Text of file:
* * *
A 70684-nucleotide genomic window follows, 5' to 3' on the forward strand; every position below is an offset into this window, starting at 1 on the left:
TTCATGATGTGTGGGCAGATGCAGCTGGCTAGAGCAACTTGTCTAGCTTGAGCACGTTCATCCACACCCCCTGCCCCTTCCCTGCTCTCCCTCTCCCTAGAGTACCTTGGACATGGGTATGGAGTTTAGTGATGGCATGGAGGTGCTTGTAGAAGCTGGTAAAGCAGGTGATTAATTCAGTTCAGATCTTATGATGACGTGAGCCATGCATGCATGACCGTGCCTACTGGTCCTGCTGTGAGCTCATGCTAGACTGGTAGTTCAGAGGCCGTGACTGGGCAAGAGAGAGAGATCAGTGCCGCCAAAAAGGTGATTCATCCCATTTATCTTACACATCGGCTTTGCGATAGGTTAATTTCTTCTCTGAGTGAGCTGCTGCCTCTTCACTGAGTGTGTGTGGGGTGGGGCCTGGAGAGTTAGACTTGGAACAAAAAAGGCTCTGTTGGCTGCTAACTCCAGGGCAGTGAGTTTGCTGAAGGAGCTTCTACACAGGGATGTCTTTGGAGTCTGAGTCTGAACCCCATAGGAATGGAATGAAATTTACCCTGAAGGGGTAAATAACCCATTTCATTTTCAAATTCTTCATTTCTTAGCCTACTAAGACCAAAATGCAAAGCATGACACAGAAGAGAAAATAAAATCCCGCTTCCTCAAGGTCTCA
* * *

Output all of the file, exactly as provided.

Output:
A 70684-nucleotide genomic window follows, 5' to 3' on the forward strand; every position below is an offset into this window, starting at 1 on the left:
TTCATGATGTGTGGGCAGATGCAGCTGGCTAGAGCAACTTGTCTAGCTTGAGCACGTTCATCCACACCCCCTGCCCCTTCCCTGCTCTCCCTCTCCCTAGAGTACCTTGGACATGGGTATGGAGTTTAGTGATGGCATGGAGGTGCTTGTAGAAGCTGGTAAAGCAGGTGATTAATTCAGTTCAGATCTTATGATGACGTGAGCCATGCATGCATGACCGTGCCTACTGGTCCTGCTGTGAGCTCATGCTAGACTGGTAGTTCAGAGGCCGTGACTGGGCAAGAGAGAGAGATCAGTGCCGCCAAAAAGGTGATTCATCCCATTTATCTTACACATCGGCTTTGCGATAGGTTAATTTCTTCTCTGAGTGAGCTGCTGCCTCTTCACTGAGTGTGTGTGGGGTGGGGCCTGGAGAGTTAGACTTGGAACAAAAAAGGCTCTGTTGGCTGCTAACTCCAGGGCAGTGAGTTTGCTGAAGGAGCTTCTACACAGGGATGTCTTTGGAGTCTGAGTCTGAACCCCATAGGAATGGAATGAAATTTACCCTGAAGGGGTAAATAACCCATTTCATTTTCAAATTCTTCATTTCTTAGCCTACTAAGACCAAAATGCAAAGCATGACACAGAAGAGAAAATAAAATCCCGCTTCCTCAAGGTCTCA